Program Implementation of Option B+ at a PEPFAR-Supported HIV Clinic Improves Clinical Indicators but Not Retention in Care in Mbarara, Uganda
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CitationMiller, Kathleen. 2018. Program Implementation of Option B+ at a PEPFAR-Supported HIV Clinic Improves Clinical Indicators but Not Retention in Care in Mbarara, Uganda. Doctoral dissertation, Harvard Medical School.
Abstract2013 WHO guidelines for prevention of mother to child transmission (PMTCT) recommend combination antiretroviral therapy (ART) for all pregnant women, regardless of CD4 count (Option B/B+). We conducted a retrospective analysis of data from a government-operated HIV clinic in Mbarara, Uganda before and after implementation of Option B+ to assess the impact on retention in care. We limited our analysis to women not on ART at the time of their first reported pregnancy with CD4 count > 350. We fit regression models to estimate relationships between calendar period (Option A versus Option B+) and the primary outcome of interest, retention in care. 1,062 women were included in the analysis. Women were more likely to start ART within 6 months of pregnancy in the Option B+ period (68% versus 7%, P<.0001) and had significantly greater increases in CD4 count one year after pregnancy (+172 versus -5 cells, P<0.001). However, there was no difference in the proportion of women retained in care 1 year after pregnancy (73% vs 70%, P=0.34). In models adjusted for age, distance to clinic, marital status and CD4 count, Option B+ was associated with a non-significant 30% increased odds of retention in care at 1 year (AOR = 1.30, 95% CI 0.98 – 1.73, P=0.06). After transition to an Option B+ program, pregnant women with CD4 count > 350 were more likely to initiate combination therapy; however, interventions to mitigate losses from HIV care during pregnancy are needed to improve the health of women, children and families.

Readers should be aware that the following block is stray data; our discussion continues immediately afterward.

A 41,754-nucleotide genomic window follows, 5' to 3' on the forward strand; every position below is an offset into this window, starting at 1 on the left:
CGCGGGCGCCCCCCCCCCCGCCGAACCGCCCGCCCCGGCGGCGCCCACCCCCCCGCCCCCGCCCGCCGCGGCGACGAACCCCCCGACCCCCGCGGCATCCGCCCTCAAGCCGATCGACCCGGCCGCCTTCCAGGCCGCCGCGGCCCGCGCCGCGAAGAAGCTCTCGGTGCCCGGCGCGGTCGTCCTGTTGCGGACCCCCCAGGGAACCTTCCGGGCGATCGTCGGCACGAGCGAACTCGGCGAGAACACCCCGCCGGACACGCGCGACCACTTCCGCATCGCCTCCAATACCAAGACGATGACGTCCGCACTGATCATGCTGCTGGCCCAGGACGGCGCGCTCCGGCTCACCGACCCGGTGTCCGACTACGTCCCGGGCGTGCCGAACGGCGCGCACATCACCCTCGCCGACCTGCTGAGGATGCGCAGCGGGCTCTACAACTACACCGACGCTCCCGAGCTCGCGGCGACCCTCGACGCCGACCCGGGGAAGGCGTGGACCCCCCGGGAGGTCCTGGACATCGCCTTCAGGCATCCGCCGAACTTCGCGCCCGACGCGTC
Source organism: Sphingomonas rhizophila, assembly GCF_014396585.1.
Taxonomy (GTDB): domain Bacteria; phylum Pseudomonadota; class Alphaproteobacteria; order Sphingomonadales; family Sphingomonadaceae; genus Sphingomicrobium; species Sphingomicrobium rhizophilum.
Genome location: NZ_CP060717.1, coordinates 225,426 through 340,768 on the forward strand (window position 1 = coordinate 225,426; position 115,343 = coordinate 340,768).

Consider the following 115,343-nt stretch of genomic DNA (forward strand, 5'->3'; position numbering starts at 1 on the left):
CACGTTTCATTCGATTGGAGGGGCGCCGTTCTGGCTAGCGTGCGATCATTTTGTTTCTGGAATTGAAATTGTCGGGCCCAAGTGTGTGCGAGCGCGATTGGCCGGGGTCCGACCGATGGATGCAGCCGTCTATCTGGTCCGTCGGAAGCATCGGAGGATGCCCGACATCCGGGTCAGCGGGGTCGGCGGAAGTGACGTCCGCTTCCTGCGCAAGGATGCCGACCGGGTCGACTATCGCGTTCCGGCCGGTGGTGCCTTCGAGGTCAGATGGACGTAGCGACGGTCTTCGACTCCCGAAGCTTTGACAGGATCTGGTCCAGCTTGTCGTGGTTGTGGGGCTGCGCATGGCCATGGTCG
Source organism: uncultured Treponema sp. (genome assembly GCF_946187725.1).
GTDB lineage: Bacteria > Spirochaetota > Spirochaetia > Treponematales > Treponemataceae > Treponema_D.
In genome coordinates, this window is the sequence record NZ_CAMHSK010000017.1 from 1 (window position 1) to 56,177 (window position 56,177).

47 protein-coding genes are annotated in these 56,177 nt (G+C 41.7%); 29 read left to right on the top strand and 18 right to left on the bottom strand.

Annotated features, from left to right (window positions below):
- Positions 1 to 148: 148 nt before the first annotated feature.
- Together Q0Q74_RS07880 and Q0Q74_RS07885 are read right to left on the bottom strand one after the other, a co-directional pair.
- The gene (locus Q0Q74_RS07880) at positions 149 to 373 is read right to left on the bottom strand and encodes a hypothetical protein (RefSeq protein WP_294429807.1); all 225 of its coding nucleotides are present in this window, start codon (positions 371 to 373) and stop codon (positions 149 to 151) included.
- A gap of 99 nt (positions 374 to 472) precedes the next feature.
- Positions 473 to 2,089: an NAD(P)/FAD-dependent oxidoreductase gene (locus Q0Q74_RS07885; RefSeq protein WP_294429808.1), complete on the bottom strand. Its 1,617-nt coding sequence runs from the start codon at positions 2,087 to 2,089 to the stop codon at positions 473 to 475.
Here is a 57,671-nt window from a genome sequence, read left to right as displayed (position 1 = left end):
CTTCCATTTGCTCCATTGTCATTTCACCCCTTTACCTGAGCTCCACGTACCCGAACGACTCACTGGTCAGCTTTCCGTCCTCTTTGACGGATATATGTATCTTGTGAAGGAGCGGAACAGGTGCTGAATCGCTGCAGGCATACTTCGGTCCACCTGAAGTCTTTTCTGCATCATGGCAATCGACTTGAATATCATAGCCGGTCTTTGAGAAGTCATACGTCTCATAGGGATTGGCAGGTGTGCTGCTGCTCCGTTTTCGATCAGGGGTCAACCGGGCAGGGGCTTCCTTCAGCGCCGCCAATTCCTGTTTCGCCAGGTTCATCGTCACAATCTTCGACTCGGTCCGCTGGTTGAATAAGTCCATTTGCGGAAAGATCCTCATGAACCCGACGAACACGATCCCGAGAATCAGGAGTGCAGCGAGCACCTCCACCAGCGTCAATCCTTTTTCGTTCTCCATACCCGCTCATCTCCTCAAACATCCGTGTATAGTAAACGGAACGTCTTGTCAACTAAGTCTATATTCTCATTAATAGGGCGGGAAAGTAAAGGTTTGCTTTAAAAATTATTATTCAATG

Citable link to this pagehttp://nrs.harvard.edu/urn-3:HUL.InstRepos:41973472